Spoilers ahead! Do not read if you have not seen tonight’s finale episode of Better Call Saul.
Saul Goodman has made his last commercial; Slipping Jimmy has run his final con; and Gene Takovic has baked his last Cinnabon roll. After six seasons of wily grifts, cheap suits and strained loyalties, Better Call Saul is finished.
It’s bizarre to think that the original idea for the series was a comedy—”basically Saul Goodman in his crazy office with the styrofoam columns and he’s visited every week by a different stand-up comic,” as star Bob Odenkirk once told Rolling Stone. Instead, the Breaking Bad prequel evolved into something far more serious, slow and unexpected: a hypnotic tone poem about a man obsessively drawn to risk. Like Breaking Bad, it is also an ode to the marvels of professional efficiency. Whether it’s a legal case, a long con, a murder or a fast food franchise, characters like Kim, Saul, Mike and Gus carry out their work with precision, patience and skill. So do the extraordinary actors who play them.
Better Call Saul became something of a time machine, flitting between the technicolor days of Jimmy and the future noir-scape of Gene, with glimpses of Saul’s gaudy high-life in between. The final episodes brought back Breaking Bad characters like Walter White and Jesse Pinkman as well as the much-missed Chuck McGill. They also granted some relief to those of us worried about the safety and sanity of Kim Wexler. But the show has always avoided the obvious choices—and its final episode was no different.
Peter Gould, a Breaking Bad writer who went on to become Better Call Saul’s co-creator and showrunner (along with Vince Gilligan), got on the phone to talk us through the emotional twists, surprising flashbacks and loose ends of the Better Call Saul series finale—and the chances of a return to the Saul-verse some day.
Vanity Fair: Tell me a little bit about the time machine motif in the finale, which we see in a number of flashbacks.
So much of the show is about bad decisions that people make. If there’s a bittersweet quality to the whole show, it is the feeling that the lives of these characters could have gone very, very differently. Especially for Jimmy, but also Mike, and Kim, and Walt—all of them have made decisions that I think, if they were to be honest about it, they regret. But Jimmy’s not willing to talk about regret. He’s not willing to go into the pain until very deep into this particular episode. And the time machine is a thought experiment: if you could change something in your life, what would it be? Of course, that’s not really what H.G. Wells’ book is about at all. But you can’t help think about the pages that you would go back and rewrite if you had the opportunity.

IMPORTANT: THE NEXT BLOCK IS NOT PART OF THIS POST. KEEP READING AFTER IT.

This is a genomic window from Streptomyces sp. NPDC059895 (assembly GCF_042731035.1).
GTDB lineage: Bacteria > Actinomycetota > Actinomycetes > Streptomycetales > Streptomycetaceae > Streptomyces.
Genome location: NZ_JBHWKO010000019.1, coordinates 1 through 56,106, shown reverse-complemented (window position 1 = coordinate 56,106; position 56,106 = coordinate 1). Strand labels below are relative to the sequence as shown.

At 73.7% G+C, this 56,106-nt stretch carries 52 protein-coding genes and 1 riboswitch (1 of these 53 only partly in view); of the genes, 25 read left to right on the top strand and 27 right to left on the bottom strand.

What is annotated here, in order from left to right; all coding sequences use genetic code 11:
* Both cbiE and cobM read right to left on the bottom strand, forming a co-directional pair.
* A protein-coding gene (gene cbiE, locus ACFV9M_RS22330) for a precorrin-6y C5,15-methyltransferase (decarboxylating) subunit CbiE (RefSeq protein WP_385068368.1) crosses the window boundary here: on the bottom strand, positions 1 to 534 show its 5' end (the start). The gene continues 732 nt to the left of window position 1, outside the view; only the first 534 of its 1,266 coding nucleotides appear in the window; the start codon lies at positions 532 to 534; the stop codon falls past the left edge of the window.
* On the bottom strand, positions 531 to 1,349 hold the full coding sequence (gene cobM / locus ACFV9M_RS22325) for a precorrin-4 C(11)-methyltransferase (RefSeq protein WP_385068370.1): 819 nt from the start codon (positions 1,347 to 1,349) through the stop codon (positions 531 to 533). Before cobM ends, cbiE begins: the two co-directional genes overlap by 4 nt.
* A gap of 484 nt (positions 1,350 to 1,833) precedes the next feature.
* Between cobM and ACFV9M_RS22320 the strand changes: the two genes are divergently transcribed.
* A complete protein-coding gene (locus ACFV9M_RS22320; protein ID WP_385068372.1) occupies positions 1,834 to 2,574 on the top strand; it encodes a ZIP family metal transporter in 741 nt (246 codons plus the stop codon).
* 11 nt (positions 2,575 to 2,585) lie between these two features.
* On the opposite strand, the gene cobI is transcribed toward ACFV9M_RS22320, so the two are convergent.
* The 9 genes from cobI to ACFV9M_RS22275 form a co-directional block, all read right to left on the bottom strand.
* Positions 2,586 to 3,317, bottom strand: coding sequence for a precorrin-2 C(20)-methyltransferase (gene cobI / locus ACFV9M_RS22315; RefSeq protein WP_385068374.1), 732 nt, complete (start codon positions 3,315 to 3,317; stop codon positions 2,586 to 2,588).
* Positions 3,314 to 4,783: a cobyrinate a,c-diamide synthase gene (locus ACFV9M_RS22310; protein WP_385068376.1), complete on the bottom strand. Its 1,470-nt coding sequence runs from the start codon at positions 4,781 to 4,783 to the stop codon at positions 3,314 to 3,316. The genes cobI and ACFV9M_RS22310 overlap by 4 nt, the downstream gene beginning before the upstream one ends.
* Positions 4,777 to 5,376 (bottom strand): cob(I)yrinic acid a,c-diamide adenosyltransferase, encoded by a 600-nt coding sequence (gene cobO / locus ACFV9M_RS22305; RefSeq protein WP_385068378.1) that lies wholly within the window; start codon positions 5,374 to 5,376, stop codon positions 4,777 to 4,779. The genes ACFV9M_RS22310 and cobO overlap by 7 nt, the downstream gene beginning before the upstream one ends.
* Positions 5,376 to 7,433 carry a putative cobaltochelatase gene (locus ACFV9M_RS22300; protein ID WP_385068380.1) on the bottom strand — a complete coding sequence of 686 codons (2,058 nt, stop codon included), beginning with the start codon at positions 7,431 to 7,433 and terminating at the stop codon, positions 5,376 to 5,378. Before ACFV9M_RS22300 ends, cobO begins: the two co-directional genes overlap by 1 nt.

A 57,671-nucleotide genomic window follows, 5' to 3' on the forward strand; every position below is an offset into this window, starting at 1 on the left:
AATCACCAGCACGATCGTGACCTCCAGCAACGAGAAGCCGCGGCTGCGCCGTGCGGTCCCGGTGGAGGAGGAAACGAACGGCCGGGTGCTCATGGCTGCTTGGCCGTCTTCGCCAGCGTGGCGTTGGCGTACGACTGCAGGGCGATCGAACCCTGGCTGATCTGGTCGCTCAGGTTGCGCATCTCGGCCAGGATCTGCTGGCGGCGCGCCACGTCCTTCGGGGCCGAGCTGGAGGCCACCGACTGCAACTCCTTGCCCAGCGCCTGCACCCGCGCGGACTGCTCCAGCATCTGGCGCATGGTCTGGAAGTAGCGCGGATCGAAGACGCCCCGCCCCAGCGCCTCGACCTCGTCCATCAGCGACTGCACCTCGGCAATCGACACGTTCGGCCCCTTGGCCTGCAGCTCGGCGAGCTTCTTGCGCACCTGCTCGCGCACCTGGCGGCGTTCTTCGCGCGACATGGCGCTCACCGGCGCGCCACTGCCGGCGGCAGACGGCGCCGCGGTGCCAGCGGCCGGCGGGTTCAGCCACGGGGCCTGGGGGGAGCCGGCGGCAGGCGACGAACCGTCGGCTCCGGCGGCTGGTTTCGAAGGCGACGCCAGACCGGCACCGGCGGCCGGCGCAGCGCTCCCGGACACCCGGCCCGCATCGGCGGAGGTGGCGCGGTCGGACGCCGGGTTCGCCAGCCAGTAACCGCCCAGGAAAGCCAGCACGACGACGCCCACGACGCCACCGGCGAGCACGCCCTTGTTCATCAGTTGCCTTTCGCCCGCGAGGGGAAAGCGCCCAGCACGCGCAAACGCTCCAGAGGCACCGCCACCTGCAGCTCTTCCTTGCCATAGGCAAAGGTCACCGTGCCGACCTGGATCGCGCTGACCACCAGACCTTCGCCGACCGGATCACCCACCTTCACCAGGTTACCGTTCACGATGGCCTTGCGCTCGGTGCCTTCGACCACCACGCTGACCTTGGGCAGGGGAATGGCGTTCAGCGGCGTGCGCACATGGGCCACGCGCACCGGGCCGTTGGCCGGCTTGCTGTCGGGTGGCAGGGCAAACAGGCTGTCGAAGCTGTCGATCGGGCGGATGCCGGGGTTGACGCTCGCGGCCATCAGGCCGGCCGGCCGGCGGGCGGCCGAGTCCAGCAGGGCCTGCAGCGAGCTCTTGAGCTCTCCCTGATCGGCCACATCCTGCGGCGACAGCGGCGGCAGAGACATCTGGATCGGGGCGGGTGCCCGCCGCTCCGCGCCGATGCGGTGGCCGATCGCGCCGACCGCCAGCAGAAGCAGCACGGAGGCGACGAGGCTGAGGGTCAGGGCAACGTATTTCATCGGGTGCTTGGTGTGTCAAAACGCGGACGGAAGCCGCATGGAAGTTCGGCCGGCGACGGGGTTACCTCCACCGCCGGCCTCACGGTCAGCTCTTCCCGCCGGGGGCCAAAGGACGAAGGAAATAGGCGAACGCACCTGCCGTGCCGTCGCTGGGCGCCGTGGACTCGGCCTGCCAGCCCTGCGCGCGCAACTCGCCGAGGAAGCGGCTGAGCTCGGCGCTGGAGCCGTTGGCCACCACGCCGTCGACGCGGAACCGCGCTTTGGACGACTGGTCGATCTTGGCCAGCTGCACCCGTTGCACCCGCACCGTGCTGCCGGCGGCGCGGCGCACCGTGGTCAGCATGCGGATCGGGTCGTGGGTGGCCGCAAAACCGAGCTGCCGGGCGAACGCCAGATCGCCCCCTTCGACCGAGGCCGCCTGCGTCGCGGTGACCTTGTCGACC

The characters’ responses to the question of what they would change are very telling. Mike wants to go back to the moment when he broke bad. Walter White wants to go back to a moment when he was weak. Jimmy just says he’d go back with his contemporary knowledge about Warren Buffett and get rich.
Mike is being honest. He opens up in that moment, and Jimmy closes down. When you watch Bob [Odenkirk] in that scene, you know, he’s got to be thinking about his brother. But is he going to say something about his brother, in front of Mike of all people? He decides it’s too painful.
I think Walt and Jimmy are on the same page. If you think about where we are in [the chronology of] Breaking Bad, Walt just had his son pull a knife on him and kidnapped his own baby. He just did all these terrible, terrible things and yet his regret is a missed business opportunity! There’s an evasiveness to both Walt and Saul in that scene—neither one of them is willing to really be honest with each other, and maybe maybe not even honest with themselves about the things that they’ve done in their lives, the things they regret or would change. And if you can’t think about your regrets, then you can’t change your ways. So these guys are all caught in cycles that seem absolutely unbreakable.